At first glance, the small city of Drumheller seems an unlikely place to find a superb science museum – one of the finest in Canada and one that is very family-oriented. The museum opened in 1985 and was given “Royal” status in 1990 by Queen Elizabeth, a sign of high distinction.
I live in Calgary and when I have visitors who are inclined to see a museum, I always suggest they drive to see the Royal Tyrrell. Alberta is the dinosaur capital of the world and this museum houses one of the most interesting and diverse collection of fossils and related items you’ll find anywhere. The Royal Tyrrell has a collection of over 125,000 fossils, mostly vertebrates.
The Museum is located in Midland Provincial Park, 6 km (4 miles) from Drumheller itself, in the heart of Alberta’s badlands. Floods from melting glaciers carved the unique landscape around the museum more than 10,000 years ago, creating dramatic eroded beauty. But it’s what’s buried within the ground that is this area’s treasure, as the most extensive deposits of dinosaur bones found anywhere in the world are in Alberta’s badlands.
Fossils on display vary from invertebrates found in the nearby Burgess Shale of the Canadian Rockies, to those of mammoths, but the predominant displays are of the Jurassic era, especially of duck-billed dinosaurs (herbivores) and Albertosaurus (carnivores), which were plentiful here. Displays include everything from a nest of dinosaur eggs, dinosaur footprints, and even beautiful ammonite (popular in making jewelery).
The museum is very diverse, with many exhibit halls and spaces, which can be enjoyed by everyone. These include:
A Cretaceous Garden, which recreates a lush coastal environment with swamps, ponds and marshes much like how prehistoric Alberta might have been when dinosaurs roamed here.
Devonian Reef. A life-size model of Alberta 375-million-years ago, during the Age of fishes.
Burgess Shale: Underwater world, featuring small, odd and unique creatures found fossilized in the Burgess Shale of Yoho National Park.
Cretaceous Alberta has life-size models of Albertosaurus moving across a dry river channel. It was a top predator, just like it’s bigger cousin, T Rex. The first Albertosaurus was discovered by Joseph Tyrrell, after whom the museum is named, then a young geologist searching for coal.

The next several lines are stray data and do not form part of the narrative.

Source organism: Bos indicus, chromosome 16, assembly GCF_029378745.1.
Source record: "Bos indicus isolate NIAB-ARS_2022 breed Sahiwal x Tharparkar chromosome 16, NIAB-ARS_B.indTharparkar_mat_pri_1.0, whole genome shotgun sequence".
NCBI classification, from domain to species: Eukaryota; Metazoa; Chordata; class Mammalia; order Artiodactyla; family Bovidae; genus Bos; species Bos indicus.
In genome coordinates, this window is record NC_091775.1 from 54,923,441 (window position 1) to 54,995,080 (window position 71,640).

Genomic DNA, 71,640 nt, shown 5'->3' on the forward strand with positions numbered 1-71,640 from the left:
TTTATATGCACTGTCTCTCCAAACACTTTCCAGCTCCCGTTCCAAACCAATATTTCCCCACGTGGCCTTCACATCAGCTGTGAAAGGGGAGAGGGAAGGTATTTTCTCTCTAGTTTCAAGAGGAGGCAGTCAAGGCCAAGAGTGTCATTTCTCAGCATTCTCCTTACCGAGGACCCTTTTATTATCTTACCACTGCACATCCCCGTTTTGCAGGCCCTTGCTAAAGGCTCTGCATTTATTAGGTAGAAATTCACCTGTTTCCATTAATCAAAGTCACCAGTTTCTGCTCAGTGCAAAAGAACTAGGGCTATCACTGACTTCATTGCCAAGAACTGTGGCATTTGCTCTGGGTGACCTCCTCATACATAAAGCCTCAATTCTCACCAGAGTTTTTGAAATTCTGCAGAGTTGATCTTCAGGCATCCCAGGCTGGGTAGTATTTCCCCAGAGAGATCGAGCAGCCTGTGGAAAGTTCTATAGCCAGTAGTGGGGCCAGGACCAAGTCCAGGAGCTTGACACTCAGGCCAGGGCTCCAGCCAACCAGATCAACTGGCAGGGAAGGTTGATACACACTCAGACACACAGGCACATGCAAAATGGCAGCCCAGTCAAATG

Lords of the Land: T-Rex and other top carnivore exhibit. Tyrell’s original Albertosaurus fossil is part of this exhibit.
Preparation Lab: See how fossils are meticulously removed from their rocks. The Tyrrell Museum is not just an exhibit hall but a place of ongoing scientific research and specimen preparation.
Dinosaur Hall. One of the world’s largest displays of dinosaur remains, with 40 mounted skeletons, from Stegosaurus to T Rex to Triceratops.
Age of Mammals, with displays like this mock-up of a saber-tooth cat attaching a mammoth.
You’ll find plenty of activities to engage your kids, from play areas, to interesting displays, to dinosaur digs, fossil casting, lectures, and several hiking options. Science camps in Midland Park and Museum camp-ins are held in the summer months, so if these interest you contact the museum before arriving.
If you visit
Drumheller is situated northeast of Calgary, about an hour and a half’s drive (135 km, 84 mi) from the city. You will need a car to get there as public transportation options are suboptimal. The drive through the prairies is quite nice – even interesting if you’ve not visited the prairies before – with an especially notable stop being Horseshoe Canyon a few kilometers this side of Drumheller.
The Museum is open daily, except for major holidays, and there are extended hours during the summer. Plenty of free parking is available on site. Museum admission is reasonable, less than $50.00 for a family of up to 8. Click on the Museum’s website for further information
Be sure to allow a full day to explore the museum.